Great Shefford St Mary
St Marys church is located in Great Shefford, a village in Berkshire about 8 miles north-west of Newbury.
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Visiting Great Shefford St Mary
Although miles from the majority of Round Tower Churches in East Anglia, St Mary’s in Great Shefford was probably built for the same reasons! Flint was the available material, and a round tower does not need dressed stone for quoins. This tower is in three stages, divided by two string courses. It is all made of flint rubble, built at the same time as the nave in the 13th century. There is a large stone-framed lancet facing west on the ground floor, with its arch restored. Above this in the next stage is another, smaller lancet, one of three at this level. As they are below the nave ridge level, they could not have been belfry openings. The top stage is octagonal and has four belfry openings with Y tracery and hood moulds. The parapet has battlements. The nave and chancel are one width, and covered with a continuous roof of red tiles, except over the north chancel where a cross is picked out in grey tiles. The chancel still has some of its 13th century lancet windows, though the east window is now a large 15th century one. Some stone-work of the former lancet arrangement survives below it. The “transitional” south doorway has a pointed arch (13th century), but the outer arch has the zig-zag ornament of the 12th century. The shafts supporting this arch have beast-head capitals, again reflecting the 12th century, so probably the doorway is around 1200. There is a 19th century painted text above the door.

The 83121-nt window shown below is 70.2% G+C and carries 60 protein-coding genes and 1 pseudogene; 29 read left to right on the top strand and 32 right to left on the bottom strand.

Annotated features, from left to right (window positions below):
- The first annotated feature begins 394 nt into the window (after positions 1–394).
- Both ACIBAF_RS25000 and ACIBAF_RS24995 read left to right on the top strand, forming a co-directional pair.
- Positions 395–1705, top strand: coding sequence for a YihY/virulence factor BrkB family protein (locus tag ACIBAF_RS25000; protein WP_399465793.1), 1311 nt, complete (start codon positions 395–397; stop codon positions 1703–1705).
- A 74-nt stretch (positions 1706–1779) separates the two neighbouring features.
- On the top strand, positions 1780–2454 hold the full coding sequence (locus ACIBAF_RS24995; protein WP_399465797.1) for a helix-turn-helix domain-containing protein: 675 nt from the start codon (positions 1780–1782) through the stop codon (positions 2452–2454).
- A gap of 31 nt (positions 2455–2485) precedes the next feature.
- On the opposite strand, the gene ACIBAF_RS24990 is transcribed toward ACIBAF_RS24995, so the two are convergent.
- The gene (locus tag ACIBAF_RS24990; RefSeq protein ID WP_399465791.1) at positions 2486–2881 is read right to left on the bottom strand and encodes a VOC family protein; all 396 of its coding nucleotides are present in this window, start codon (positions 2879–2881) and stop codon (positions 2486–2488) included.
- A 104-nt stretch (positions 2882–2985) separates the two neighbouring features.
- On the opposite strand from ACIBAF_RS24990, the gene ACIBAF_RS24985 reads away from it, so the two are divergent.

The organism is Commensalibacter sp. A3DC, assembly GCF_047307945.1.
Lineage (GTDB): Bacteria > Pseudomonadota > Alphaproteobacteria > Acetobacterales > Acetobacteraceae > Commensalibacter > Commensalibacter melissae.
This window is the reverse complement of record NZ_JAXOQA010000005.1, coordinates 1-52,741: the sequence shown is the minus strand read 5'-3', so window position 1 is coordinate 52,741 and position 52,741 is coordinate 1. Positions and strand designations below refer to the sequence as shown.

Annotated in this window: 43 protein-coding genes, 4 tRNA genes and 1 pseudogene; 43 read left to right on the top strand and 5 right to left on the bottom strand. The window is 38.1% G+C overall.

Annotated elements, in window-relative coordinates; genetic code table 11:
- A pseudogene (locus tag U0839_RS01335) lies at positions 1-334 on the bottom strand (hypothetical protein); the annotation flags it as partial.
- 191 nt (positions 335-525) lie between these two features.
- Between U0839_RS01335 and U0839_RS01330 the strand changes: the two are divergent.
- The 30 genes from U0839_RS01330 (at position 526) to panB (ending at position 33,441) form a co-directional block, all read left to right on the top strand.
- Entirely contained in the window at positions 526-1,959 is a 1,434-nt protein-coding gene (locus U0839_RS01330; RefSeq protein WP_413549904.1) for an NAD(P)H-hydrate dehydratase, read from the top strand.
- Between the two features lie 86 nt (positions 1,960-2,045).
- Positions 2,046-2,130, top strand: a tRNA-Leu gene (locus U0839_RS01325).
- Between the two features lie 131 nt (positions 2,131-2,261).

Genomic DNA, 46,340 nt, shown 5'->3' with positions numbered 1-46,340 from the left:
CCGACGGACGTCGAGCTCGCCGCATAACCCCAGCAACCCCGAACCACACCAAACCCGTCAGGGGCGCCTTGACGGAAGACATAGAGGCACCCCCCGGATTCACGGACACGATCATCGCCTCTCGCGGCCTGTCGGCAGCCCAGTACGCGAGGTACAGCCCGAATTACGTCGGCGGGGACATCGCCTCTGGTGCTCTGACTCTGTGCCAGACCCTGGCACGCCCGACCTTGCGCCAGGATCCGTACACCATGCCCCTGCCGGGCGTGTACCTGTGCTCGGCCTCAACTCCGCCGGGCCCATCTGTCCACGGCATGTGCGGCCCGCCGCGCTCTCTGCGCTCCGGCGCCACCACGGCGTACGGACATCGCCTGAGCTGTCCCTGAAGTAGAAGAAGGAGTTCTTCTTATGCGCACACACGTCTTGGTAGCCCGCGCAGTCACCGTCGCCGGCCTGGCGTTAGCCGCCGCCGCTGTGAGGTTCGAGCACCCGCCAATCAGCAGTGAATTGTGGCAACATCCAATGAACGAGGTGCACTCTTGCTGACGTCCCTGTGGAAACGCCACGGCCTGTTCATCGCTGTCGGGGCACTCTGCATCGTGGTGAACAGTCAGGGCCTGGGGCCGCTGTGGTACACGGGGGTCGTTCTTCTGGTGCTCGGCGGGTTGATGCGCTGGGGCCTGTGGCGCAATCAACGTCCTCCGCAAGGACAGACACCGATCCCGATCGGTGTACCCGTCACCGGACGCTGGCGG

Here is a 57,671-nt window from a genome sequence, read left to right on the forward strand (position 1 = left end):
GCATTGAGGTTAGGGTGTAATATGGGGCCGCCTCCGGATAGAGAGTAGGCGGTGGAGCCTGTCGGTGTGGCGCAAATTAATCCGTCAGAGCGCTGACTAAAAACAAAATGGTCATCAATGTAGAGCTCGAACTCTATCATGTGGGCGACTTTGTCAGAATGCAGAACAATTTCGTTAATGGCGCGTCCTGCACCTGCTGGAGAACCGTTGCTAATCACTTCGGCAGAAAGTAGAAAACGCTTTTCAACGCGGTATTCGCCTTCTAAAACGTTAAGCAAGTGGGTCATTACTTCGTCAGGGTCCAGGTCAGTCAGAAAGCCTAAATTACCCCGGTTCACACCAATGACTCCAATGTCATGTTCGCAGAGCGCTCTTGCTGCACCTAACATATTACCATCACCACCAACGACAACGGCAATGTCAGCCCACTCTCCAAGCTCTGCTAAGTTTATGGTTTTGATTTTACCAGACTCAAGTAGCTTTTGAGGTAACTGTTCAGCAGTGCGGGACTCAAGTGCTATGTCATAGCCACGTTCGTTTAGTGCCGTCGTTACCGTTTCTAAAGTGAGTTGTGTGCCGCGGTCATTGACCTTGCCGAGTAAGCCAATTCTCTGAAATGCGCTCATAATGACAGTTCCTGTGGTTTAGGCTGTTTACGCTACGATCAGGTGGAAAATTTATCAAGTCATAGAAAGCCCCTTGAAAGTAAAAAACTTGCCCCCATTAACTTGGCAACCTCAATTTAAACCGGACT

The tower arch is pointed and has three chamfered mouldings. Round the arch and above it are more 19th century paintings of texts. Beneath the tower stands the tub font, which is covered with four bands of scrolly foliage carvings. This carving could make the font date back to the 11th century! Near the north doorway is an elaborately canopied stone niche, now containing a modern figure of the Good Shepherd. High on the east wall of the chancel are medieval paintings of the Annunciation, St Gabriel on the north and the Blessed Virgin Mary on the south. Below is the reredos from the 20th century, showing the Nativity on the central panel, flanked by the visits from the Magi and the Shepherds.